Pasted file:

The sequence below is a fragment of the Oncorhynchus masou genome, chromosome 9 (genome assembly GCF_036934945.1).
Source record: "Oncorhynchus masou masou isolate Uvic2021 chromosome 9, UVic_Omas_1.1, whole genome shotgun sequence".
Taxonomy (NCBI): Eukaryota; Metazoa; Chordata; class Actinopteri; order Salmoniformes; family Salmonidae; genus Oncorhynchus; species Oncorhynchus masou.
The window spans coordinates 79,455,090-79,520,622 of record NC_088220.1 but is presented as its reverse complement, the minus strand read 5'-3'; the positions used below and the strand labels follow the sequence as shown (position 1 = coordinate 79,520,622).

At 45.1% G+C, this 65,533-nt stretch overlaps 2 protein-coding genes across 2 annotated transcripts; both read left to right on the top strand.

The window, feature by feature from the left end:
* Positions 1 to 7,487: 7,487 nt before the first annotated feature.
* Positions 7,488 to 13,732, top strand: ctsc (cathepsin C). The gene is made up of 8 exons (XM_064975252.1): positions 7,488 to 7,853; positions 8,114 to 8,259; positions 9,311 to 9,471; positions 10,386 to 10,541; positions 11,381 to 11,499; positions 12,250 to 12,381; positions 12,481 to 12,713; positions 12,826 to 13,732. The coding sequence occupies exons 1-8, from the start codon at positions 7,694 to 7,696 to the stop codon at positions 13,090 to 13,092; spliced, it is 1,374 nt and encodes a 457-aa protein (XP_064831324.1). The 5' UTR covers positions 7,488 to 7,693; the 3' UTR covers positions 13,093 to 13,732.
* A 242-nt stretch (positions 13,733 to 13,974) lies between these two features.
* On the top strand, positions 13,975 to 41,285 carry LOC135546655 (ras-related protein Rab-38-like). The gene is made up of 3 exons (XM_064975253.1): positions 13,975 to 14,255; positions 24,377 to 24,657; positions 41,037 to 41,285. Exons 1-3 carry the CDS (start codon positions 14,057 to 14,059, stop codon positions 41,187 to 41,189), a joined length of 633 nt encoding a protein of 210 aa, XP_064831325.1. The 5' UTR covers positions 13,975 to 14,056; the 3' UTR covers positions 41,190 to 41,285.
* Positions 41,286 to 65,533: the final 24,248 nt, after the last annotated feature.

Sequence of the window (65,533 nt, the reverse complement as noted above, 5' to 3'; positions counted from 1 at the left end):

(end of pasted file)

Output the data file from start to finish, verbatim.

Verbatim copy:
The sequence below is a fragment of the Oncorhynchus masou genome, chromosome 9 (genome assembly GCF_036934945.1).
Source record: "Oncorhynchus masou masou isolate Uvic2021 chromosome 9, UVic_Omas_1.1, whole genome shotgun sequence".
Taxonomy (NCBI): Eukaryota; Metazoa; Chordata; class Actinopteri; order Salmoniformes; family Salmonidae; genus Oncorhynchus; species Oncorhynchus masou.
The window spans coordinates 79,455,090-79,520,622 of record NC_088220.1 but is presented as its reverse complement, the minus strand read 5'-3'; the positions used below and the strand labels follow the sequence as shown (position 1 = coordinate 79,520,622).

At 45.1% G+C, this 65,533-nt stretch overlaps 2 protein-coding genes across 2 annotated transcripts; both read left to right on the top strand.

The window, feature by feature from the left end:
* Positions 1 to 7,487: 7,487 nt before the first annotated feature.
* Positions 7,488 to 13,732, top strand: ctsc (cathepsin C). The gene is made up of 8 exons (XM_064975252.1): positions 7,488 to 7,853; positions 8,114 to 8,259; positions 9,311 to 9,471; positions 10,386 to 10,541; positions 11,381 to 11,499; positions 12,250 to 12,381; positions 12,481 to 12,713; positions 12,826 to 13,732. The coding sequence occupies exons 1-8, from the start codon at positions 7,694 to 7,696 to the stop codon at positions 13,090 to 13,092; spliced, it is 1,374 nt and encodes a 457-aa protein (XP_064831324.1). The 5' UTR covers positions 7,488 to 7,693; the 3' UTR covers positions 13,093 to 13,732.
* A 242-nt stretch (positions 13,733 to 13,974) lies between these two features.
* On the top strand, positions 13,975 to 41,285 carry LOC135546655 (ras-related protein Rab-38-like). The gene is made up of 3 exons (XM_064975253.1): positions 13,975 to 14,255; positions 24,377 to 24,657; positions 41,037 to 41,285. Exons 1-3 carry the CDS (start codon positions 14,057 to 14,059, stop codon positions 41,187 to 41,189), a joined length of 633 nt encoding a protein of 210 aa, XP_064831325.1. The 5' UTR covers positions 13,975 to 14,056; the 3' UTR covers positions 41,190 to 41,285.
* Positions 41,286 to 65,533: the final 24,248 nt, after the last annotated feature.

Sequence of the window (65,533 nt, the reverse complement as noted above, 5' to 3'; positions counted from 1 at the left end):